Finding the maximum power delivered from a baterry

  1. 1. The problem statement, all variables and given/known data

    A battery of emf [insert symbol for emf here] and internal resistance is hooked up to a variable "load" resistance R. If you want to deliever the maximum possible power to the load, what resistance should you choose?(You can't change the emf and r, of course).

    2. Relevant equations

    Possibly V=[insert symbol for emf here]-Ir

    3. The attempt at a solution

    I think what I should do is differentiate the Power with respect to the variable load R and sint dP/dR =0

    P=V^2/R=([insert symbol for emf here]-Ir)^2/R
  2. jcsd
  3. tiny-tim

    tiny-tim 26,054
    Science Advisor
    Homework Helper

    Hi pentazoid! :wink:

    (what's "sint"? :confused:)
    Looks good! :smile:
  5. nrqed

    nrqed 3,048
    Science Advisor
    Homework Helper

    This is correct but the current I depends on R as well so this not yet in a useful form.

    I think it's simpler to use [tex] P = R I^2 [/tex] with [tex] I = {\cal E} /(R+r) [/tex]. Now differentiate wrt R, set to zero and solve for R.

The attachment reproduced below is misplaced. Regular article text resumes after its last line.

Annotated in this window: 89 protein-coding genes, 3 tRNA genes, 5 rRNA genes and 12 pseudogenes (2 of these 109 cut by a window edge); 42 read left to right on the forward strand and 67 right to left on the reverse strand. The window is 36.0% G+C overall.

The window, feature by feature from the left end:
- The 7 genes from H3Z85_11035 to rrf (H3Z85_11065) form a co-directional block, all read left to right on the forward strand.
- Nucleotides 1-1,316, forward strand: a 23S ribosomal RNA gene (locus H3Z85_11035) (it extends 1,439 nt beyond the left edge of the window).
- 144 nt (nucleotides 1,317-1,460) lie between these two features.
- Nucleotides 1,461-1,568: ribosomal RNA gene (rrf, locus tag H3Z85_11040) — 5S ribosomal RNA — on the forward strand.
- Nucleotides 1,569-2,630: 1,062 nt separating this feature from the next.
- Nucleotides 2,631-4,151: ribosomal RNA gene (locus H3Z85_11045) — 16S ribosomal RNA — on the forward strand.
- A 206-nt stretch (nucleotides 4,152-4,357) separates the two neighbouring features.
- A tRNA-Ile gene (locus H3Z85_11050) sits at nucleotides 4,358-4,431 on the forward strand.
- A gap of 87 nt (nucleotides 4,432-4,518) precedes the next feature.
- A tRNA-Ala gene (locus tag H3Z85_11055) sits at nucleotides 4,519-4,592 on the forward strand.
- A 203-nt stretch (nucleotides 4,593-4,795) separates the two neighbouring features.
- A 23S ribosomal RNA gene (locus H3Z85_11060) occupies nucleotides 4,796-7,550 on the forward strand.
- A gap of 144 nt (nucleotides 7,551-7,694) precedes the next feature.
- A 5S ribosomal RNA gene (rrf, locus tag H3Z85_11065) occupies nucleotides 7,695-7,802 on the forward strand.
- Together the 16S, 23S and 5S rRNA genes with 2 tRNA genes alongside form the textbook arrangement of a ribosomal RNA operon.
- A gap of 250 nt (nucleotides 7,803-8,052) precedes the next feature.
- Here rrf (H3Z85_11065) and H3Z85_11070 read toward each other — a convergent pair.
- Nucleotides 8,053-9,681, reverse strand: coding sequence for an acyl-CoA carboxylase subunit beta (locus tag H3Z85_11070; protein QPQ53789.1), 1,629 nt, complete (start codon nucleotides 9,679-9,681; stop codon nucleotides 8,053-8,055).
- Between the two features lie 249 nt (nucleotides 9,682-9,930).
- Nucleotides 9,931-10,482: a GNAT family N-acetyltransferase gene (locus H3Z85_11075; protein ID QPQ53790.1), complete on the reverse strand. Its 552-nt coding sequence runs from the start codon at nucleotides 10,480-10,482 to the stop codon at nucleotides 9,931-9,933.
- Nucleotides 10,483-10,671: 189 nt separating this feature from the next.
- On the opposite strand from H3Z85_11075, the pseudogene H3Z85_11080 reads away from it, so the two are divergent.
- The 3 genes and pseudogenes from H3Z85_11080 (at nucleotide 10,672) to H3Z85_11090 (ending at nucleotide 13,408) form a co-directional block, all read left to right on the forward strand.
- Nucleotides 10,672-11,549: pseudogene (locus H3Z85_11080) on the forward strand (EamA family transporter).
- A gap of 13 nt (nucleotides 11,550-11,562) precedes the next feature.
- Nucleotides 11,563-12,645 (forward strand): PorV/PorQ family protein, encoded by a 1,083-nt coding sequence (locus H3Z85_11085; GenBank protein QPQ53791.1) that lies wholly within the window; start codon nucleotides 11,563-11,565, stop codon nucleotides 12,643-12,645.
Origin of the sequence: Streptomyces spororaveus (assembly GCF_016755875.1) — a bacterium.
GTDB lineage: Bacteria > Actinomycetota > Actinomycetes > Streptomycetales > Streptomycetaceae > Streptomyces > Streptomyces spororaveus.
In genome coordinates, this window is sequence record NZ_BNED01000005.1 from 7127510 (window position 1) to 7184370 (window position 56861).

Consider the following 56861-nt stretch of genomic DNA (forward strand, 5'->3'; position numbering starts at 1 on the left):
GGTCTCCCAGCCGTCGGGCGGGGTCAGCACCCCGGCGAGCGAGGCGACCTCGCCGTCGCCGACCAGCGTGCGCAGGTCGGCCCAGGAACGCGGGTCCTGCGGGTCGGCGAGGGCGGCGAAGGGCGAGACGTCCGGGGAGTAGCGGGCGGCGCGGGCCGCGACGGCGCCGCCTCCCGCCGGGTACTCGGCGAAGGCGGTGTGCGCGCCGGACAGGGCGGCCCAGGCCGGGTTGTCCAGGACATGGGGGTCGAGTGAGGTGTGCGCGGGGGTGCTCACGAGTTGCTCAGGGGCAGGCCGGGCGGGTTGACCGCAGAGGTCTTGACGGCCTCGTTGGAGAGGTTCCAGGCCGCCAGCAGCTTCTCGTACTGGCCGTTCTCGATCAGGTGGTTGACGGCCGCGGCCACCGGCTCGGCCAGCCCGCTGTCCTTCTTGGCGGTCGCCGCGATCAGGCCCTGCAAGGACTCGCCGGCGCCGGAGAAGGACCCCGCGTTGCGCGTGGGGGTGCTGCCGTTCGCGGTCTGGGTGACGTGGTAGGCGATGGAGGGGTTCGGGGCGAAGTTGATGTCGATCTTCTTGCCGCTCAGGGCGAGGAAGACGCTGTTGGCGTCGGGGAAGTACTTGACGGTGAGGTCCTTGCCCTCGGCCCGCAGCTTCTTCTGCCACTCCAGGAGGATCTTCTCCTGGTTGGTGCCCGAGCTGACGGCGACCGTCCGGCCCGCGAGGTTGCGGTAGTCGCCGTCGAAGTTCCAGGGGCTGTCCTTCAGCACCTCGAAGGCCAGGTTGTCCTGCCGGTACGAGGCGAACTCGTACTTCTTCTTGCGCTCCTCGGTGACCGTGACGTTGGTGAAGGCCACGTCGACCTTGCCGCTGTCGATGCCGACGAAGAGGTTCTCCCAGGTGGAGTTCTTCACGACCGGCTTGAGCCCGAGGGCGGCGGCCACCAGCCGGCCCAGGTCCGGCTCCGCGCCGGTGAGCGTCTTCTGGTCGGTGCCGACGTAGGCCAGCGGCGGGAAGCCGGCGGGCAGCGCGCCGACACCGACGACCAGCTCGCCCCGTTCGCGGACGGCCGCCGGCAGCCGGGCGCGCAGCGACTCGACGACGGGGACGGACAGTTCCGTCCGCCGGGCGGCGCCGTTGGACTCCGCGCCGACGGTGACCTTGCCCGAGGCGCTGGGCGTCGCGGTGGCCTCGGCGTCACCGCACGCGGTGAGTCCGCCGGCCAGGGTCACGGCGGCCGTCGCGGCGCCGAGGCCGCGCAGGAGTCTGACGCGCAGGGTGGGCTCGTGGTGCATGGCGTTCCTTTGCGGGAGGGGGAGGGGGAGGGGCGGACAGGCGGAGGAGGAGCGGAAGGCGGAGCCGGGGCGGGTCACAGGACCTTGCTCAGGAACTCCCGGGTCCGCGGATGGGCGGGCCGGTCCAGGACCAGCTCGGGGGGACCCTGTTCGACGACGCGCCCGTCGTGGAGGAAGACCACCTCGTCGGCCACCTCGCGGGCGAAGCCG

6. I'm trying to solve this problem but I'm having a hard time figuring out why I = (emf)/(r+R). Isn't V = emf when the conductivity is infinite? How is it infinite (or very big) in this case if the resistance is r.
  7. cepheid

    cepheid 5,194
    Staff Emeritus
    Science Advisor
    Gold Member

    To be honest, I don't know what you're talking about.

    Kirchoff's voltage law (KVL) says that the sum of the voltages around a closed loop in a circuit has to equal zero (this is just the conservation of energy, when you think about it). In other words, the voltage drop across the two resistors has to be equal to the voltage across the battery terminals (which is just the emf). Everything is in series, so current through the circuit is the total voltage over the total resistance, hence I = ε/(r+R).
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